National Catholic Register

Culture of Life

With Music, a New Generation of Pro-lifers Sends a Message Loud and Clear

BY Jim Cosgrove

April 12-18, 1998 Issue | Posted 4/12/98 at 2:00 AM


You will not silence my message.

You will not mock my God.

You will stop killing my generation.

Such is the strong message of Rock For Life, a Portland, Ore.-based youth organization dedicated to eliminating abortion and supporting life, from conception to natural death.

"I'm the poster child of who they say should have been aborted,” grins big-hearted, tattooed Bryan Kemper, 30, who founded the group in 1994. “I had spinal meningitis; my mother was told I was dead at birth but they revived me and told her that I suffered severe brain damage. I was put in developmentally disabled classes and participated in the Special Olympics. I was abused and molested by my uncle and parents. I lived the ultimate childhood hell, became a drug dealer, and got heavy into crime.’

But Kemper “found Jesus” at age 20 and his life, literally, has never been the same. He says that Christians took him in and prayed for him while he was suffering withdrawals. He fell into a long, deep sleep and woke up, as he says, “loving Jesus.’ It took him about five years to incorporate Christian values entirely into his life. It was an ongoing, intense learning experience, but one that he doesn't regret in the least.

It was his love and musical talent that drew Kemper quickly into Christian music and association with Christian rock musicians. After his life stabilized, a tug at his heart began to grow—an inner desire to somehow serve God in the mission field.

He thought at first it would be through his music, but then he felt that God was asking him to quit music altogether in favor of pro-life work. That was asking a lot since music was such a strong part of Kemper's life. He says his discernment process wasn't easy, but, eventually, he surrendered and said “yes” to that heartfelt inspiration.

"As soon as I quit all the bands I was in, I got the vision for Rock for Life,” Kemper explains. “I truly believe that God wanted me to give something up in order for him to give it back to me in the way he wanted me to use it.’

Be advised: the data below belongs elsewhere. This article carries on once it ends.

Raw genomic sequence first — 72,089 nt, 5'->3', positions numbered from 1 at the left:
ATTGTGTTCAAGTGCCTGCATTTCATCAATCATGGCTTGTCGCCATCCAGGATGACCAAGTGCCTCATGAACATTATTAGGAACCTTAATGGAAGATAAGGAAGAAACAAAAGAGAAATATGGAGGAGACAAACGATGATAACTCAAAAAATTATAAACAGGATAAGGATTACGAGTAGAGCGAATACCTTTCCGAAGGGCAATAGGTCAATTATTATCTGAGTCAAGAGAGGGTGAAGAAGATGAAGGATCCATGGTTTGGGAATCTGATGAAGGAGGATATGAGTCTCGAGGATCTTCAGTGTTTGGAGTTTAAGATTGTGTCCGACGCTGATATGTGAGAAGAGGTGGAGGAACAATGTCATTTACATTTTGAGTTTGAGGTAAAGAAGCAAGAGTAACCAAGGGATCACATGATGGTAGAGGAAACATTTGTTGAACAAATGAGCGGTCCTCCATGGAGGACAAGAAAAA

Rock for Life has indeed reached the hearts of so-called Gen-X teens and college-aged young people across the nation. Last year, Rock For Life organized 15 concerts nationwide. Featuring mainly hard rock and punk music, the concerts are interwoven with speakers who encourage abstinence and pro-life messages. What's more, the message doesn't fall on deaf ears, instead it attracts a variety of youth, including many with spiked or colored hair, nose rings, and tattoos. Some concert-goers are vegetarians, some are passionate about animal rights, some are high schoolers, others are in their 20s or early 30s, but all are unwaveringly serious about ending abortion in this country.

It has been 25 years since the Roe v. Wade decision was handed down. The pro-life message is no longer carried merely by adults fighting the unjust murder of hundreds of thousands of preborn children. Now the crusade has taken root in the hearts of the younger generation, the generation that is beginning to recognize and call attention—loud, vocal attention—to the loss of one-third of their brothers and sisters, friends and colleagues.

"Our generation has been silent for too long,” says Kemper. “We need to become an Esther generation [referring to the Old Testament heroine], to act with her kind of courage and stand up against abortion, immorality, and pornography. One-third of us have been slaughtered and the [Christian faithful are] way too silent.’